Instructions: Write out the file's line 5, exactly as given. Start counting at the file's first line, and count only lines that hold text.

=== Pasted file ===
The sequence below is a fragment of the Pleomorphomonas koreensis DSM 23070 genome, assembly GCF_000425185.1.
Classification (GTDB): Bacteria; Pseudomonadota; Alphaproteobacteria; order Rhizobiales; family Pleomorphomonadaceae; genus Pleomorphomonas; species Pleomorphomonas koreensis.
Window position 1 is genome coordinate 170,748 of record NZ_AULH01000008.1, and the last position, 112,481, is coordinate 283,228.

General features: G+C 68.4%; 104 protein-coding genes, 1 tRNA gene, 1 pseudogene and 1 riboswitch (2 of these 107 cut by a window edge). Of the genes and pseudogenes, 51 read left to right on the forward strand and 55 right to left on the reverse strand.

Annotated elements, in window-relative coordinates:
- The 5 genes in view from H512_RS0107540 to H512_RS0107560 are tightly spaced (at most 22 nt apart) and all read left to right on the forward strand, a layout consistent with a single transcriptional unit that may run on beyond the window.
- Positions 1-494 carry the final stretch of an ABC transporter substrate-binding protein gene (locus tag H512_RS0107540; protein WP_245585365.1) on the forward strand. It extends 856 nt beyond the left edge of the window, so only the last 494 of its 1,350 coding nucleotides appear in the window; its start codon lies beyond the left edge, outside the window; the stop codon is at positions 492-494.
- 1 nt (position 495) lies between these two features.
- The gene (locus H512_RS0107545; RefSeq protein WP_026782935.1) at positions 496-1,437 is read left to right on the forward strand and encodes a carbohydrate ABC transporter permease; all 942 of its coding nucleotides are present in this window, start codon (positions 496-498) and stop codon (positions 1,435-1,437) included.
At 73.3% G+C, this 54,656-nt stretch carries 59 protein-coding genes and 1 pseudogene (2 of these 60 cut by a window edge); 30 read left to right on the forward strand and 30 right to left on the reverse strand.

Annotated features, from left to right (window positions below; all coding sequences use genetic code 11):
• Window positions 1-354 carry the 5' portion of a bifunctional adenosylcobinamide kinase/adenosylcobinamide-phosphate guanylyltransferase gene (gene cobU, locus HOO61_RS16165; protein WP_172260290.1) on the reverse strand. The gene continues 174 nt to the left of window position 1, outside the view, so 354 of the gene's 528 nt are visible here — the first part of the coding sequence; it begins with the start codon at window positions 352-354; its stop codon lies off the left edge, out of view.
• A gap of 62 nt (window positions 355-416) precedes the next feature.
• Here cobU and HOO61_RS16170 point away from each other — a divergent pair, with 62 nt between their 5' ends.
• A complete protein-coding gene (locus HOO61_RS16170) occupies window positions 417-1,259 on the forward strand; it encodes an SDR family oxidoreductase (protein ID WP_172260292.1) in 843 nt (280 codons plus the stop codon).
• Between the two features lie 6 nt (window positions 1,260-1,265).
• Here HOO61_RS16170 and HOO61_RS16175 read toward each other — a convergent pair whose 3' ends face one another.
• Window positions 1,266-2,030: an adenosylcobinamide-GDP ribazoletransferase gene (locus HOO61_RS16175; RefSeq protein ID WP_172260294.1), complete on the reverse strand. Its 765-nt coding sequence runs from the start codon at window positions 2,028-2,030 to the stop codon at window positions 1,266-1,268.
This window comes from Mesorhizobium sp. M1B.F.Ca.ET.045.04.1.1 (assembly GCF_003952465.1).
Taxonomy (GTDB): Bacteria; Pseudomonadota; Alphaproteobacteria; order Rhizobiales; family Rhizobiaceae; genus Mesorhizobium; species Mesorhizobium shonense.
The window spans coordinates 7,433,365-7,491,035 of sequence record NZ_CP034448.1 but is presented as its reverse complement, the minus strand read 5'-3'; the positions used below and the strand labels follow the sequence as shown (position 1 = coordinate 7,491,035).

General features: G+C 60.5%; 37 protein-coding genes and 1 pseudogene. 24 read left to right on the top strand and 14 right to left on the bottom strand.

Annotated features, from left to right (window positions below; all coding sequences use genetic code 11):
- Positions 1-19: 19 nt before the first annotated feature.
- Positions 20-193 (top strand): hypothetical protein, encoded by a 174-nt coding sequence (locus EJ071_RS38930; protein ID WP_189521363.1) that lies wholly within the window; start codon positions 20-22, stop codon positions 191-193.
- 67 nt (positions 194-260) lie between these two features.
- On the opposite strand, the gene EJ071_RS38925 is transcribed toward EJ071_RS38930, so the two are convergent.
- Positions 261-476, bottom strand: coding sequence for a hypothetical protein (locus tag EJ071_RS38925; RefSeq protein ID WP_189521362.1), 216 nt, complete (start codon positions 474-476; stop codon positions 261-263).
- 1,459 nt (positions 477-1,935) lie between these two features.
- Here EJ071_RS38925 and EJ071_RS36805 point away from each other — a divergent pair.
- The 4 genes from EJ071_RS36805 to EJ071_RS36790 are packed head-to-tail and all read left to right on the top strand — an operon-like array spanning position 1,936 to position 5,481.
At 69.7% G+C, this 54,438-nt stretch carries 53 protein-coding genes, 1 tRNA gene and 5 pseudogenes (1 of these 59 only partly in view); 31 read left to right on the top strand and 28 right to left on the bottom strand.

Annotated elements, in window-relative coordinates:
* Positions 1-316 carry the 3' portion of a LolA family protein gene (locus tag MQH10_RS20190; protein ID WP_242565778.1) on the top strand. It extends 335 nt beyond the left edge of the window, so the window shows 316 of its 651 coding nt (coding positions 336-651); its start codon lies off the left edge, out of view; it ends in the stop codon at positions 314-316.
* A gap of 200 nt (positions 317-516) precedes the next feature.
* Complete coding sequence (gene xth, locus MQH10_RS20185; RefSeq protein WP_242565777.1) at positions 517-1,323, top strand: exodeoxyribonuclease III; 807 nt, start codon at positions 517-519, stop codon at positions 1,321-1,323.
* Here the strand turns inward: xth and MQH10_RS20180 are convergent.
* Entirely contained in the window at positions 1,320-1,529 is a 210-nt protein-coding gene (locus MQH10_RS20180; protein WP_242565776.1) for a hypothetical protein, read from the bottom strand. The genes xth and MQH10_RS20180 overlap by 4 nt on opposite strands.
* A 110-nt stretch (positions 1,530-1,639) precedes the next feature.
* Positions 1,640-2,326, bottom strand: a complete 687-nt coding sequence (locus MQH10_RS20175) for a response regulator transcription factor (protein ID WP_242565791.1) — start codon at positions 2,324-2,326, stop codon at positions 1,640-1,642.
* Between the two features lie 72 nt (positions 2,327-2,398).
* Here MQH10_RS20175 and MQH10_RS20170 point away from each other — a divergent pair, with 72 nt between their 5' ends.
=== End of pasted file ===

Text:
Annotated elements, in window-relative coordinates: